Educational Contributions:

Sample Courseware at WPI

“Professorship is a pant with two legs: research and education”

Richard A Gallagher, WPI Provost, 1984-1988

The following courses were sample of courses taught by Professor Pahlavan at the Worcester Polytechnic Institute over the years of his career. Although displayed on this site, they are publicly accessible through Canvas in an effort to disseminate knowledge. They are open to curious minds of all backgrounds. A click on the on the images direct the reader to the WPI Canvas site where details of multimedia presentation of the courses are available to public.

ECE 2305: Introduction to Communications and Networks

This sophomore undergraduate course provides an introduction to the broad area of communications and networking, providing the context and fundamental knowledge appropriate for all electrical and computer engineers, as well as for further study in this area. The course is organized as a systems approach to communications and networking. Topics include key concepts and terminology (delay, loss, throughput, bandwidth, etc.), types of transmission media, addressing, switching, routing, networking principles and
architectures, networking protocols, regulatory and applications issues.

ECE 538: Wireless Technologies and Applications

This second year graduate course provides an overview of evolution of wireless information networking standards and technologies for personal, local and six generations of cellular networks, and the distinct role of Wi-Fi in this evolution.  Radio Frequency (RF) cloud from wireless devices and embedded big data in them. Models for the behavior of features of RF signals from wireless devices: The Received Signal Strength (RSS), Time-of- Arrival (TOA), Direction of Arrival (DOA), Channel Impulse Response (CIR), and Channel State Information (CSI).   Application of models for features of RF signal for design and performance evaluation of mainstream wireless communication technologies: Spread Spectrum, Orthogonal Frequency Division Multiplexing (OFDM), Multiple-Input-Multiple-Output (MIMO) antenna systems, Ultra-Wideband (UWB) and millimeter wave (mmWave) technologies.  RSS and TOA features of RF fingerprints of wireless devices for opportunistic positioning and tracking using Wi-Fi and cellular signals.   Application of Artificial Intelligent (AI) algorithms and RSS, CIR, and CSI fingerprints of wireless devices to motion and gesture detection, as well as authentication and security.   Intelligent spectrum management and regulations and future directions of wireless networks.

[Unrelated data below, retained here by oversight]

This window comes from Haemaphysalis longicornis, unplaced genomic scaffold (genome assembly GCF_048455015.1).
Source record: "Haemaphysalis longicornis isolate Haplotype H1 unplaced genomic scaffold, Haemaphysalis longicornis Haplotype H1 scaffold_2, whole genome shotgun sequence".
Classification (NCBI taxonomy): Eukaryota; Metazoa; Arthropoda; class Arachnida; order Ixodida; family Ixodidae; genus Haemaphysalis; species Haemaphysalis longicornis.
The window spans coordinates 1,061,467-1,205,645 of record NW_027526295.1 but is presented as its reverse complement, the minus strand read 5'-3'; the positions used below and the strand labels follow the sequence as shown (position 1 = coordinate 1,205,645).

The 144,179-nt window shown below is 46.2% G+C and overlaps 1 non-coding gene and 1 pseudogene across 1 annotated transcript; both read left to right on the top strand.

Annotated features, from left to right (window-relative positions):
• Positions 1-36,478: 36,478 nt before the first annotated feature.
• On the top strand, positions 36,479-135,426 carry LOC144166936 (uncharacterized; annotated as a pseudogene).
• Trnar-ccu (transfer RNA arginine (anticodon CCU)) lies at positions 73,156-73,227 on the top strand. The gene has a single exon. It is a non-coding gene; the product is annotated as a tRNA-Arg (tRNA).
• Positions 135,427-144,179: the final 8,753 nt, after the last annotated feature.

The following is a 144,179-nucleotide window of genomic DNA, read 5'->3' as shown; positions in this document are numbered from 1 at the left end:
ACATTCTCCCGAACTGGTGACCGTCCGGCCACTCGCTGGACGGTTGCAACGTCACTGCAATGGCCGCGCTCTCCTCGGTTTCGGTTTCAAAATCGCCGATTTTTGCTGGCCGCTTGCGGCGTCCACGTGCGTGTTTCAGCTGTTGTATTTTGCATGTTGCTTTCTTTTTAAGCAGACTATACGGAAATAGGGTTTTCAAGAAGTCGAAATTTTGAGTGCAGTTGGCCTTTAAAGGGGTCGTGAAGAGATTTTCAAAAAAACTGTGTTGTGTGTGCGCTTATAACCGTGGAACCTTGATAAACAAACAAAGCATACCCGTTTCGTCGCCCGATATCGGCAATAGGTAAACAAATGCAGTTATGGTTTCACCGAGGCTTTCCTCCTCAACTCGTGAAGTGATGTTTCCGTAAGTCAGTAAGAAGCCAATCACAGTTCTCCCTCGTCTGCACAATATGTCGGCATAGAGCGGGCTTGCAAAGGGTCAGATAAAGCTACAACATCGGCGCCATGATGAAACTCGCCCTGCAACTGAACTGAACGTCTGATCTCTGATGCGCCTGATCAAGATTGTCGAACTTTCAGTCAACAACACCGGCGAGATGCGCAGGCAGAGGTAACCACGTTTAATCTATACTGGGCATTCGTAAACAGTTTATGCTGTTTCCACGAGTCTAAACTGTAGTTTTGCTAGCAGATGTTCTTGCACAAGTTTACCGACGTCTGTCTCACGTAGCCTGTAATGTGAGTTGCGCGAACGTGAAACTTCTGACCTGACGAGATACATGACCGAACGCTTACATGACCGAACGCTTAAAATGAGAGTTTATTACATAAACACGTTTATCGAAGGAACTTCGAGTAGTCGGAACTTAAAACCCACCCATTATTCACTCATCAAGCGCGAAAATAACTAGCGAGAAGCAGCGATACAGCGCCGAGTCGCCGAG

ECE 5307: Indoor Geolocation Science and Technology

Precise and accurate localization in indoor areas is one of the fundamental scientific and engineering technologies for cyberspace applications to enable the emergence of Smart World and the Internet of Things (IoT). This course covers fundamentals of the evolving indoor geolocation science and technology applied to cyberspace applications.  Material taught in the course are beneficial for graduate students in the Electrical and Computer Engineering, Robotics Engineering, Biomedical Engineering, Computer Science or other disciplines with current research related to localization applications. Fundamentals of received signal strength (RSS) and Time- and Direction-of-arrival (TOA/DOA) based localization techniques.  Applications, systems, effects of environment, performance bounds and algorithms. Opportunistic positioning using cellular, ultra-wideband (UWB), WiFi, Bluetooth and ZigBee signals, as well as data from mechanical sensors used in different smart phone and Robotic platforms. Analysis of the effects of multipath in different environments on precision of the positioning techniques. Performance evaluation of different technologies using Cramer Rao Lower Bound (CRLB). Fingerprinting and pattern recognition algorithms for RSS-based localization.  Super-resolution and cooperative positioning algorithms for TOA-based positioning in multipath indoor areas. Kalman and Particle filtering techniques for hybrid localization.